By John Nene
BBC News, Mombasa
Prostitutes are known for their skimpy attire, but Kenya's coastal port of Mombasa is witnessing a controversial fashion makeover.
The twilight ladies, as the city's residents refer to the sex workers, have traded their revealing outfits for the more austere buibui - a loose, floor-length gown and head covering favoured by Muslim women.
Walking along the city's main red-light streets at night, one comes across many of the buibui-clad prostitutes.
Although most shy away from speaking to the press, a few are willing to talk.
"I'm better off wearing the buibui so I look respectable. I can avoid arrest. I am just trying to get some money to live on," one says.
Another claims she wears her buibui to hide her identity.
"I know I am sinning, but I'm forced to because I am looking for my livelihood. So to me, it's acceptable," she says.
Most of her customers are local men, not tourists. She says wearing a buibui helped them to more easily pick out women from the region.
But the phenomenon is causing a stir in the predominantly Muslim city where religious women are required to cover their bodies from head to toe.
Some female residents say it is a big disgrace.
"I feel so embarrassed that sometimes I contemplate removing my buibui and throwing it away. The buibui has lost its respect," Mariam Salma says.
Another resident, Asha Hussein, claims the sex workers are not native to Mombasa.
"They are not Muslims. Most are from Somalia and Ethiopia. They wear it to avoid public humiliation," she says.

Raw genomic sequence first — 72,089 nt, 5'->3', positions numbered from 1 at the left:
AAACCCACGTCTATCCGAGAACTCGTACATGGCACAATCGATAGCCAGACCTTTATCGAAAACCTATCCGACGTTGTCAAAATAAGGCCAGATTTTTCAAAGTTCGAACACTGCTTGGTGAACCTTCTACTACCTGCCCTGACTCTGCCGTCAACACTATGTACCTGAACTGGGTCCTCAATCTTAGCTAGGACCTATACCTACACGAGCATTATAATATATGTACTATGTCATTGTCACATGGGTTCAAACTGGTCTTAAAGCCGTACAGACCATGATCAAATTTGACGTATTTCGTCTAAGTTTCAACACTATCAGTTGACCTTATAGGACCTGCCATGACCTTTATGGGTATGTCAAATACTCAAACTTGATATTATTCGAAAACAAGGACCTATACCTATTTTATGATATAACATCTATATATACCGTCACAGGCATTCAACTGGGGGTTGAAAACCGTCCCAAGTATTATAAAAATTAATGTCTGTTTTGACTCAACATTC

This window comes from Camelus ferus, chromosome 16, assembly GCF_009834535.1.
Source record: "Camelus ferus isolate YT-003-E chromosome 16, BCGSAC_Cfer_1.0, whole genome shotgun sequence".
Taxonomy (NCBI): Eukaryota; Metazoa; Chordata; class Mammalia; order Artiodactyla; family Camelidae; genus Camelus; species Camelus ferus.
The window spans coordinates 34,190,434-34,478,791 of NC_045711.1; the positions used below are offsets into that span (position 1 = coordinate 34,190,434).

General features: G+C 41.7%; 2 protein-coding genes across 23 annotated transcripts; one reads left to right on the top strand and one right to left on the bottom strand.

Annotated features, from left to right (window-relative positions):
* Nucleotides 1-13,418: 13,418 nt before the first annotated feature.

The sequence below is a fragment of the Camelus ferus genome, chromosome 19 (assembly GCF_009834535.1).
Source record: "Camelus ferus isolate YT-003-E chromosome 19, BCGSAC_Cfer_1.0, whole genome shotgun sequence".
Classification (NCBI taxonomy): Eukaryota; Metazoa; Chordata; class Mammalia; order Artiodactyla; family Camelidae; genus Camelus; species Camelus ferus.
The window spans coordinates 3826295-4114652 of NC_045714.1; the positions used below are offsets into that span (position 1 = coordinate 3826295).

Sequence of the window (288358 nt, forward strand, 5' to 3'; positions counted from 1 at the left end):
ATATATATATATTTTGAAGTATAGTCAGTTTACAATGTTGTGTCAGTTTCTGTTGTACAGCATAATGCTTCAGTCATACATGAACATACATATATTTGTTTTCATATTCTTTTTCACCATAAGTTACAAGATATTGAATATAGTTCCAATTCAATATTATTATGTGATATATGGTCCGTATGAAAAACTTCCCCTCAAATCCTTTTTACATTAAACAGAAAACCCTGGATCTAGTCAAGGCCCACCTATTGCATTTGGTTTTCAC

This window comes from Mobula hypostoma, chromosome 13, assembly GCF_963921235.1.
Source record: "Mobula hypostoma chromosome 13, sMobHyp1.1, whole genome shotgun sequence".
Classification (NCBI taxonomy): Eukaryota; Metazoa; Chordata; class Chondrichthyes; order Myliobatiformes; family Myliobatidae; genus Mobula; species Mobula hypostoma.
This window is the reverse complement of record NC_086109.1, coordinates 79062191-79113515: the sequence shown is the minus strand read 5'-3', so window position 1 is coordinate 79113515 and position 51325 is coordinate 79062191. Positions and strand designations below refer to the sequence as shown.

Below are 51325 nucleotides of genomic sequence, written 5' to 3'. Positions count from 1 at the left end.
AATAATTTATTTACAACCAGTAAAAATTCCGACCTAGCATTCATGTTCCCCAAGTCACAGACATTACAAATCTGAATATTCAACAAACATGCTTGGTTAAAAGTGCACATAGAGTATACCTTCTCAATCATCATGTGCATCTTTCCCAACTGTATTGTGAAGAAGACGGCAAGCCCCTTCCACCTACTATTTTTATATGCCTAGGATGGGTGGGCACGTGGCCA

Wearing the buibui not only allows prostitutes to mingle freely with other women, black buibuis allow them to hide under the cover of darkness.
When night falls it is even easier for Mombasa's prostitutes to hide
City authorities have mounted numerous operations over the years to get prostitutes off the streets, with limited success.
After the crackdowns, the prostitutes go underground for a while, creating the impression that the operation has succeeded, only to emerge later.
The newly adopted attire has ensured their trade is not disrupted.
However, it is not the first time the prostitutes have used this tactic.
It was popular in the 1990s until a religious vigilante organisation illegally rounded up the prostitutes hiding under buibuis and flogged them publicly.
Religious leaders are now urging the government to take action.
"We cannot arrest any of these women; it is the government's responsibility," says the organising secretary of the Council of Imams of Kenya, Sheikh Muhammad Khalifa.
"We are saddened because the government is ignoring the problem."
If the trend continues, police are likely to mistake respectable women for prostitutes, he says.
"For God's sake, if one has decided to join this profession, the uniform of prostitutes is well known.
"They should stick to their disgraceful attire."